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After a year-long hiatus, the Karnataka Real Estate Appellate Tribunal (K-REAT) is poised to resume operations by the end of May. The tribunal, which plays a crucial role in addressing grievances related to the real estate sector, is set to alleviate the concerns of aggrieved home-buyers and streamline dispute resolution processes.

Government Initiatives to Revive the Tribunal

In response to criticism from the High Court and the dissatisfaction of home-buyers, the state government has initiated steps to fill vacant positions within the tribunal. The appointment of retired IAS officer Mahendra Jain as the technical and administrative member marks the first step in this process. Additionally, the government is actively seeking applications for the position of the judicial member, with the Housing Department facilitating the recruitment process.

Pending Appointment of Chairperson

While progress has been made in appointing members to the tribunal, the position of the chairperson remains vacant. The government is currently seeking consent from the Chief Justice of the Karnataka High Court for the appointment, signaling a commitment to restoring the tribunal to full functionality.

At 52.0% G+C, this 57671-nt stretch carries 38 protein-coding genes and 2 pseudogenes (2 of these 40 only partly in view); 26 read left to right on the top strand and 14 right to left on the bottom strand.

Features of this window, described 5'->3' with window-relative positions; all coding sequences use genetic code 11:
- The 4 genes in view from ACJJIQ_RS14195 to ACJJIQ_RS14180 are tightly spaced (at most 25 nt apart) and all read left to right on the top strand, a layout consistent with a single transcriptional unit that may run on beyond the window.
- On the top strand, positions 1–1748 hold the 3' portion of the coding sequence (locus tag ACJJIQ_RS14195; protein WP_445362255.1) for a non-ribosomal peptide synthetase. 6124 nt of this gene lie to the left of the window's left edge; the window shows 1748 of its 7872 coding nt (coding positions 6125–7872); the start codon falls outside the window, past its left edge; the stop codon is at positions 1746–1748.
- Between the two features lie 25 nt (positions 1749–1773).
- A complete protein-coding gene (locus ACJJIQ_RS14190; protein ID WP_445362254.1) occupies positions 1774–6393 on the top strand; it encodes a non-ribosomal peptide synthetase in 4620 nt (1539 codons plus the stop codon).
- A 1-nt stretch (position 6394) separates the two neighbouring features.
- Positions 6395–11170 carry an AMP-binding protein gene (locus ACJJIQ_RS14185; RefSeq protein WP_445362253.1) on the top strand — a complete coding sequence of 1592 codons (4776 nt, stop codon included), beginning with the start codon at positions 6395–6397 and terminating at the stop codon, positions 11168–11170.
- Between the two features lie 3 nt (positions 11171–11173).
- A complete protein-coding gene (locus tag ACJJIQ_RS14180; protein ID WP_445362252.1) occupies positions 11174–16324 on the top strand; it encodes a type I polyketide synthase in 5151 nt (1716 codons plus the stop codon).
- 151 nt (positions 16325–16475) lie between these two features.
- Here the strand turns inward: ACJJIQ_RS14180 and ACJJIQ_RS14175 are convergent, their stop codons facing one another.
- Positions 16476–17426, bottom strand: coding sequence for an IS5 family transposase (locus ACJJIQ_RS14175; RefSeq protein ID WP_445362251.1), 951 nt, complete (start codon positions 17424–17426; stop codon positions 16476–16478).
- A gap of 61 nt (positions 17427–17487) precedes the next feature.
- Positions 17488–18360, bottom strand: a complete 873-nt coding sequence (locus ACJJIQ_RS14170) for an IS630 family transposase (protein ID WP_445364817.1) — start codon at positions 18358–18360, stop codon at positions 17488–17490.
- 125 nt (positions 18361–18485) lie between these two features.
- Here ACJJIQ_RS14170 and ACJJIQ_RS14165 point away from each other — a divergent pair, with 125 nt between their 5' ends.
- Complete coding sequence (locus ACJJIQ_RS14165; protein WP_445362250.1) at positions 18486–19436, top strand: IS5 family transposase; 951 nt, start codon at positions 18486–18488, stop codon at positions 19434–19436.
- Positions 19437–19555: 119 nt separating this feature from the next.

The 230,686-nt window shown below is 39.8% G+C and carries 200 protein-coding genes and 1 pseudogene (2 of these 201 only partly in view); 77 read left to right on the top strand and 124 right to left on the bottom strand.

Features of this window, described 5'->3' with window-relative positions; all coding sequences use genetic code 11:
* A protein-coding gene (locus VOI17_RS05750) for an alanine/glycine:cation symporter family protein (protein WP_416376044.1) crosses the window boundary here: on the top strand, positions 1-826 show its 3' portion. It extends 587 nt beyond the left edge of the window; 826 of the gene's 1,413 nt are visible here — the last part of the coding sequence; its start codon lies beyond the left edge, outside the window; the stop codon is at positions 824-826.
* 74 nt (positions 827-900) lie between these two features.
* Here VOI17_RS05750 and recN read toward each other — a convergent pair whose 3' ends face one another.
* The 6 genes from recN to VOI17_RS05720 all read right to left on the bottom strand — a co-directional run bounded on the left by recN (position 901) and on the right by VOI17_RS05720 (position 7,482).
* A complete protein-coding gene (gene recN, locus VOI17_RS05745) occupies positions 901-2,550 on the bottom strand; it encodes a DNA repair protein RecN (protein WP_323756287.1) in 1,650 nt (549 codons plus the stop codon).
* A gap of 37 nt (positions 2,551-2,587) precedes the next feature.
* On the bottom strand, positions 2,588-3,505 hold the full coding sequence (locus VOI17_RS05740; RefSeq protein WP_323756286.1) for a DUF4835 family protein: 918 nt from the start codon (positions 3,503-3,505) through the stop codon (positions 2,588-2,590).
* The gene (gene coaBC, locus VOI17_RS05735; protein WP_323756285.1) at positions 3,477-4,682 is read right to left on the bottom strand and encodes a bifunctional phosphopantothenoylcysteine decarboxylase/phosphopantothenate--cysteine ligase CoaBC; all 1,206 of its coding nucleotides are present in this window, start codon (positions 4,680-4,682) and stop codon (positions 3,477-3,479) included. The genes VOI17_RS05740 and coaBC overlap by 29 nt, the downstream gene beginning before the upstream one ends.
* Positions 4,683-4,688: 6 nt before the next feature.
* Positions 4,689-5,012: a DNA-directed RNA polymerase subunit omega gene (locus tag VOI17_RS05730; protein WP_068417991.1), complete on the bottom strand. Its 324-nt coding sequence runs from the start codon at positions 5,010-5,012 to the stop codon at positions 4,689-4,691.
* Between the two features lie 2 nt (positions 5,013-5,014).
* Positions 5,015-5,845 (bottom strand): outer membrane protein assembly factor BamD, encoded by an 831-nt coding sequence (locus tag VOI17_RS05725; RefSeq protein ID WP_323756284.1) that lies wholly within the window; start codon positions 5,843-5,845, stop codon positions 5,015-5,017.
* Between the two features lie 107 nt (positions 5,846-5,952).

Role and Impact of the Tribunal

The K-REAT serves as a vital avenue for addressing grievances arising from decisions made by the Real Estate Regulatory Authority (RERA) or adjudicating officers. Despite its temporary closure, the tribunal has a commendable track record, having delivered over 500 judgments and facilitating numerous out-of-court settlements between homebuyers and developers.

Challenges and Requirements for Operation

Despite the appointment of an administrative member, the tribunal cannot issue orders independently due to the requirement for a minimum of two members on the bench. This underscores the urgency of expediting the appointment process to ensure the tribunal’s effective functioning.

Term and Tenure of Tribunal Members

The tenure of tribunal members spans five years from the date of assuming office or until they reach the age of 65, whichever comes first. This ensures continuity and stability within the tribunal’s operations, thereby fostering confidence among stakeholders.


The imminent revival of the Karnataka Real Estate Appellate Tribunal signals a positive development for the state’s real estate sector. With concerted efforts from the government to fill vacant positions and streamline operations, stakeholders can look forward to enhanced dispute resolution mechanisms and greater accountability within the industry..

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